top of page

Everything that is easy was once hard.

In the 2008 Beijing Olympics Michael Phelps won an unprecedented 8 gold medals, more than any athlete, in any Olympic games, had ever won. Later, when asked about his gold-medal, world-record-setting 200 Butterfly swim, here is what he said:

“It’s how I wanted it to go, how I didn’t want it to go, and how it could go…so, when my goggles filled up with water, I was relaxed because I reverted back to my training. I swam blind for a 175m out of a 200m fly, won gold, and broke the world record.”

He swam blind for 3/4s of this race and still set a world record. How is that even possible?

It’s possible because he trained for this adverse condition. In fact, his coach is known for making him swim with cracked goggles in practices and even stepping on them unknown to Phelps right before a routine swim event, forcing him to swim in difficulty.

Are you struggling to meet your sales objectives? Having some difficulty with certain aspects of your job? Wish you were closing more deals, were more productive, less overwhelmed…?

If you are human, here’s the good news, you are designed to adapt, flourish, and advance!

Everything that is easy, was once hard. You simply need to focus on how to make what’s currently hard, easy!

Taking a page from Michael Phelps, here are three things you can do to improve your results, make things easier, and provide some life-affirming growth at the same time!

1. Identify what you can control when things you can’t control happen. Here is a partial list to get you started:

  • You can’t control whether your prospect picks up the phone, but you can control the message you leave if they don’t.

  • You can’t control whether your prospect will call you back, but you can control how you entice him to want to do so.

  • You can’t control whether your prospect thinks they need your services, but you can control the questions you ask to help them to recognize they do.

  • You can’t control how often your competition is contacting your customers, or what they are saying, but you can control how often you are connecting with your customers and how you communicate value.

  • You can’t control whether your Key Decision Maker stays in their role, but you can control building strong relationships all around that person, so when (not if) they do leave their role, your relationship is not at risk.

  • You can’t control whether your product, service, or solution is actually going to meet all your clients’ expectations 100% of the time, but you can make sure you set expectations that limit dissatisfaction to the things truly out of your control.

  • You can’t control time, but you can control how you spend it.

2. Create habits to control what you can control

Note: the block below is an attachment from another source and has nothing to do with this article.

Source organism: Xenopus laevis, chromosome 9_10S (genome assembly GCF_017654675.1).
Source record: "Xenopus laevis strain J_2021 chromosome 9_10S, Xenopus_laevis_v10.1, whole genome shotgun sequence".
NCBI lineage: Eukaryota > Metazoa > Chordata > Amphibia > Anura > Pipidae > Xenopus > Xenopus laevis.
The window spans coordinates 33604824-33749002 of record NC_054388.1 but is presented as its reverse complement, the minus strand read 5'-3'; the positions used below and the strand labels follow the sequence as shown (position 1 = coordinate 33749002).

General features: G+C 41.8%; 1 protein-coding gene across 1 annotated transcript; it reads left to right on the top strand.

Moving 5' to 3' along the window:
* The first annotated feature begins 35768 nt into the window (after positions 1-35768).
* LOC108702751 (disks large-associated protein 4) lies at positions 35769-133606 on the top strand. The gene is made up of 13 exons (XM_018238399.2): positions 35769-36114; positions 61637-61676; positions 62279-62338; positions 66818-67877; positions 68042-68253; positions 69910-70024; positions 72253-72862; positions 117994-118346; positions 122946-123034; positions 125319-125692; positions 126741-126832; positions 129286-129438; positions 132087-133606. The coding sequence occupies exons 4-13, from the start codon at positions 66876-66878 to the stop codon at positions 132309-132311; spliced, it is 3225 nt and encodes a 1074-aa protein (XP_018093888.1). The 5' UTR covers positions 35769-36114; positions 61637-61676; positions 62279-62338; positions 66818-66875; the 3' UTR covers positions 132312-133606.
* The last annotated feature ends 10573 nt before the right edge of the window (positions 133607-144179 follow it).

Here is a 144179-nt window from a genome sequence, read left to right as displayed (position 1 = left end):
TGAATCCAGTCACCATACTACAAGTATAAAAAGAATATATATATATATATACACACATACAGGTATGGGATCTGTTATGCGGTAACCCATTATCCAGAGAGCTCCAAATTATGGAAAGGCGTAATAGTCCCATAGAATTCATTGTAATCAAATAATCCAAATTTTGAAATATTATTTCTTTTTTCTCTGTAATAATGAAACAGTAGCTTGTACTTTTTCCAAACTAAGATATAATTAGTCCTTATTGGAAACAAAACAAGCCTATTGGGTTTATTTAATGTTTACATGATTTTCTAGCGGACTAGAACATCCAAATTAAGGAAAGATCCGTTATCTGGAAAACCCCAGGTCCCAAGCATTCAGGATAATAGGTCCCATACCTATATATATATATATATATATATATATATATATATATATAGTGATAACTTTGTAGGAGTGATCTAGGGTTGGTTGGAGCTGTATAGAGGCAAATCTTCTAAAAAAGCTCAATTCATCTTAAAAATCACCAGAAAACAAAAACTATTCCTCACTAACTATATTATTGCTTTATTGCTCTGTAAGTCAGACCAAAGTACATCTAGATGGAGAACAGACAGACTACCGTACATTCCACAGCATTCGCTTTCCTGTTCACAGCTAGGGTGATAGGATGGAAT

Habits are formed through practice. Small, consistent, and regular always beats getting all fired up once. Great sales professionals believe in constant development. They role-practice their craft regularly, no matter how seasoned they are. They don’t ever “wing” it. We’ve written several Butler Street blogs on the power of role-practice. (See related: It is NOT Role-Playing, It's Role-Practice) There is no silver bullet to success, but role-practicing comes darn close! Think of Michael Phelps swimming blind. He practiced that, so if/when it happened, he could relax and still perform his best.

Put yourself in the uncomfortable during practice so you can relax and perform your best when you are in live action with a prospect or customer. Practice handling the tough objections – word for word - with a colleague and mentor. Practice and practice until you are able to stay relaxed when you get thrown a difficult objection or a pushback that may seem like a “no”, allowing you to stay intently focused on advancing your client relationships, communicating your value, and digging underneath the surface of the objection to identify how you can best solve their problems and improve their business.

3. Get coached

First rule. Be Coachable.

Second rule. Find a coach. Hopefully, it is your direct manager, but if it’s not, there’s someone out there who can help you improve. If you are lucky enough to participate in instructor-led training, virtual or in-person, you should consider the coaching as a gift. If your manager doesn’t coach you and your company doesn’t invest in your professional development, find someone who will mentor you. You have a willing network, you have industry associations, you have successful peers, and most would be flattered to help – as long as you’re coachable.

Third rule. Keep your emotions in check. A good coach is going to find ways to make you better. They are going to look for the little things that could be improved. No one - no matter how successful is perfect. Don’t ever look at constructive criticism as being picked on. (See rule #1)

Do you want to find success? Smash your goggles. Get out of your comfort zone, recognize the difference between going it alone and having a coach, and practice, practice, practice to be 100% prepared and ready to control all the things you can control. Everything that is easy was once hard. What is hard, can become easy.

If you need a coach to help you form the right habits and control what you can control in your profession, Butler Street can help.


bottom of page